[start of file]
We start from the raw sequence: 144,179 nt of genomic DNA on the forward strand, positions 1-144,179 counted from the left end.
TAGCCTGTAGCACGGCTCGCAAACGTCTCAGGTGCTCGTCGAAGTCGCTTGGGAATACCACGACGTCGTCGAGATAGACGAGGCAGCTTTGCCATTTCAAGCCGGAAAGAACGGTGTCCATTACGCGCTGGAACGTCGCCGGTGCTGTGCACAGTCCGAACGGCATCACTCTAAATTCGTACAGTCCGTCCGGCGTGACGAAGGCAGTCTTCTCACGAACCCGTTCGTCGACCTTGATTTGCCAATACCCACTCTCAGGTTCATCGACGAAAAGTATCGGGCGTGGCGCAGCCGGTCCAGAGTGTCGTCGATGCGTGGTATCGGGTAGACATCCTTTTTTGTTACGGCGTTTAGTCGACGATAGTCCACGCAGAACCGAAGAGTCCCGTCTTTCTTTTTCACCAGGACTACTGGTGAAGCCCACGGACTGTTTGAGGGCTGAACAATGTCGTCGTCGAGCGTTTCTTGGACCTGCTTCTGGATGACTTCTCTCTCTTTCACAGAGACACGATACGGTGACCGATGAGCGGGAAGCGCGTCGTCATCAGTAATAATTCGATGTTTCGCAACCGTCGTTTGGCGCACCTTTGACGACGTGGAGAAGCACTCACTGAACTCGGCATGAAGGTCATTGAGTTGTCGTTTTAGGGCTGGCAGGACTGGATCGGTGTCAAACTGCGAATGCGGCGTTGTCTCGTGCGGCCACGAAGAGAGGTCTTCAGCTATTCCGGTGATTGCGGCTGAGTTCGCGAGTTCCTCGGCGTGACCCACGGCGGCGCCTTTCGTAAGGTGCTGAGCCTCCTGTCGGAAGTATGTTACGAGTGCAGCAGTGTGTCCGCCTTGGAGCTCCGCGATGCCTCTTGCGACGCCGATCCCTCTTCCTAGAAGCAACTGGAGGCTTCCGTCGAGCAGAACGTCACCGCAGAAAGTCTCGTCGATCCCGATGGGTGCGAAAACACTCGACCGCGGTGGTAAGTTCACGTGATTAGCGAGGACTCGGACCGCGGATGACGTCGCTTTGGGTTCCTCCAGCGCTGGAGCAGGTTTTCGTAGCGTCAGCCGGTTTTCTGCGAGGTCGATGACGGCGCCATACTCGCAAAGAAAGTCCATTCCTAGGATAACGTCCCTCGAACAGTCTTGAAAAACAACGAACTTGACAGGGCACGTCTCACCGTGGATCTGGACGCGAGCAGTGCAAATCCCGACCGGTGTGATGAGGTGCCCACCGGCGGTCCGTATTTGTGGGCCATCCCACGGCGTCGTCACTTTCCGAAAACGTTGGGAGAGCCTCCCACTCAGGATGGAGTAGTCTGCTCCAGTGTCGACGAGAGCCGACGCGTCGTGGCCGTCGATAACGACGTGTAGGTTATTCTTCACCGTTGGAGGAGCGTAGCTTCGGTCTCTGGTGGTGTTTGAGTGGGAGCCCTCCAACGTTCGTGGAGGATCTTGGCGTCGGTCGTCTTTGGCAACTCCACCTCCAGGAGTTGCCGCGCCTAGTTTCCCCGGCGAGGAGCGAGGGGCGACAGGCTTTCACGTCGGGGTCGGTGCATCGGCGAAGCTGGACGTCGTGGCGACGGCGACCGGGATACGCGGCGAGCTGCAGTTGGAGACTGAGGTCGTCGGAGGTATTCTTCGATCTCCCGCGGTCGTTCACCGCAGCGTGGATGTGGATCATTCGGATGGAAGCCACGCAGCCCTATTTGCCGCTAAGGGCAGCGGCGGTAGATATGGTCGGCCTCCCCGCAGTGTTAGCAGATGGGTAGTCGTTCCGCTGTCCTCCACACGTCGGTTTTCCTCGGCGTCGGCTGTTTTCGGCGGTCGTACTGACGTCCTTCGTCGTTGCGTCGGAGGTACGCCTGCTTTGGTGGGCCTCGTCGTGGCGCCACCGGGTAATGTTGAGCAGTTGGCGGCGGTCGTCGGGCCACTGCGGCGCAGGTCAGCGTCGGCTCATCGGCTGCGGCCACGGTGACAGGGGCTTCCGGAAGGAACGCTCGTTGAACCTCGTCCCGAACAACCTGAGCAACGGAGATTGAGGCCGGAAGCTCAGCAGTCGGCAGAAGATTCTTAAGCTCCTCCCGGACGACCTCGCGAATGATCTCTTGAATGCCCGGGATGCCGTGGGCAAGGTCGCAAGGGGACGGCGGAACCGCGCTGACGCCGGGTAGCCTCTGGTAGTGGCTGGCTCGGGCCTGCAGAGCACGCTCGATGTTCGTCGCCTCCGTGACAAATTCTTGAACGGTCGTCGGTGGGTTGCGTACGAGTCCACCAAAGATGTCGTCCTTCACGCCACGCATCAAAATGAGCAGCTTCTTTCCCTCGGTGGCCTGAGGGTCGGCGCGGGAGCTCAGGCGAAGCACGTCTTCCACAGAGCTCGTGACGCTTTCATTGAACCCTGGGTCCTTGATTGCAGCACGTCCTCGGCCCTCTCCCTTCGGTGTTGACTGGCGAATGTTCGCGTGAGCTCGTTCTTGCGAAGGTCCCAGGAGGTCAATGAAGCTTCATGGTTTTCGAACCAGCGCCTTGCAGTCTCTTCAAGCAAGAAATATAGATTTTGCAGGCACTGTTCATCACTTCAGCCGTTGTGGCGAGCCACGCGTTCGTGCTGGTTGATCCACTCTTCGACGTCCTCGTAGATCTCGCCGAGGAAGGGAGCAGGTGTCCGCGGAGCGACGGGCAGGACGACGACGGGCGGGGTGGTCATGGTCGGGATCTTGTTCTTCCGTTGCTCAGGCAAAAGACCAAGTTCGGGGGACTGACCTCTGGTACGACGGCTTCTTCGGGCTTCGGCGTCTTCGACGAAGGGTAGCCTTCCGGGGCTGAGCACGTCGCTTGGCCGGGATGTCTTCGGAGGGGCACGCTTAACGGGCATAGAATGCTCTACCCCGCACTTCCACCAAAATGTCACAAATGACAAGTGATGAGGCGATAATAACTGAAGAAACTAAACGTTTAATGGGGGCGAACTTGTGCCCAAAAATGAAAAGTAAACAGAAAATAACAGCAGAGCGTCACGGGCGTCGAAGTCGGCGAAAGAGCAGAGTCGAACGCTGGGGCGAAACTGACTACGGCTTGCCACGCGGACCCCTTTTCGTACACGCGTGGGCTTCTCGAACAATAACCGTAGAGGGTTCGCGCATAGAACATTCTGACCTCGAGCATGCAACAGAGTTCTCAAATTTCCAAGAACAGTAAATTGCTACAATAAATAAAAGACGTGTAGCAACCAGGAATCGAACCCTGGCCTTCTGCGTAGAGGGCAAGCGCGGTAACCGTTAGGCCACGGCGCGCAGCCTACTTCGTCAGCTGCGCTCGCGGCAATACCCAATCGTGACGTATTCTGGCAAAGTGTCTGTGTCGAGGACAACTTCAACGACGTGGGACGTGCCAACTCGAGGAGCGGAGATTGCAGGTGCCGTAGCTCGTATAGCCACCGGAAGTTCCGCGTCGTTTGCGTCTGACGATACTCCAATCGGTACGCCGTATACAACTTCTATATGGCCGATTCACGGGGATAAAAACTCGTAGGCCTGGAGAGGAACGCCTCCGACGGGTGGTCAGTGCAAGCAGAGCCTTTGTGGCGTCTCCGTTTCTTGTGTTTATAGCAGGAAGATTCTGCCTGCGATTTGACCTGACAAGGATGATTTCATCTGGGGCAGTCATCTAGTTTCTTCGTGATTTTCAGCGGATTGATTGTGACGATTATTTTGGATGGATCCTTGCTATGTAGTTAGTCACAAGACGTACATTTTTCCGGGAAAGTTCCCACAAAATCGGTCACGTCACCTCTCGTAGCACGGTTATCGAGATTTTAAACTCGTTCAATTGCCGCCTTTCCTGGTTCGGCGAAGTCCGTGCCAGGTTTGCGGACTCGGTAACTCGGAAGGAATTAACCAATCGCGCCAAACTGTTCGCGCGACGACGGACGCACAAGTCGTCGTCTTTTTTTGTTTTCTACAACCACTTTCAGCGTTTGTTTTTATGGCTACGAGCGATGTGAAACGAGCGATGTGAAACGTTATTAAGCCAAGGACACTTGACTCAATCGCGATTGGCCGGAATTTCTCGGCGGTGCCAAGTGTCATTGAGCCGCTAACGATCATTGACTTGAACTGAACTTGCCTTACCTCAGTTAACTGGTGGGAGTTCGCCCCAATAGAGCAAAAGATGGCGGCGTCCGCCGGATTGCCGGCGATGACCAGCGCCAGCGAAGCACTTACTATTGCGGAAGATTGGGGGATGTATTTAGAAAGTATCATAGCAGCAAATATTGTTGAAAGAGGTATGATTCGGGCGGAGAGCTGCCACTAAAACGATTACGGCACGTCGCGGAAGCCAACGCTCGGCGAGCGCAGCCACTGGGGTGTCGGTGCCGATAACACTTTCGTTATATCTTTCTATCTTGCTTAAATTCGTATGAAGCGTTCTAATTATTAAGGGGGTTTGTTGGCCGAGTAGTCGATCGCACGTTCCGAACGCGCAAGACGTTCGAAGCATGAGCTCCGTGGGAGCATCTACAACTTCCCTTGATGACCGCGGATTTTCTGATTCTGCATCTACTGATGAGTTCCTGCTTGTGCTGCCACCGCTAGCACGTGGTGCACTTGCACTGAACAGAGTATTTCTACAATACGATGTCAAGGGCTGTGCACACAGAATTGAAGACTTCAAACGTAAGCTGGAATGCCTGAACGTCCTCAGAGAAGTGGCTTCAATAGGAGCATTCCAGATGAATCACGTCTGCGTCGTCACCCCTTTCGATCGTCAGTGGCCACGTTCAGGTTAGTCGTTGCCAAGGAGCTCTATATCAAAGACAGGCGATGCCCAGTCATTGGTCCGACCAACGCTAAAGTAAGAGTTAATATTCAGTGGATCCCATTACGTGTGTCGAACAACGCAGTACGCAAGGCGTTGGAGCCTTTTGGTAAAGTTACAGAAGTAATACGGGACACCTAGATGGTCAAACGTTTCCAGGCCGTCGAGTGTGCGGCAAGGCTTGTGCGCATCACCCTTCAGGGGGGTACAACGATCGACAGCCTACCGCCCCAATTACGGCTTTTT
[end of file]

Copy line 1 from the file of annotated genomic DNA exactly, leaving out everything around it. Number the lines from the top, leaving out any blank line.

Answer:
We start from the raw sequence: 144,179 nt of genomic DNA on the forward strand, positions 1-144,179 counted from the left end.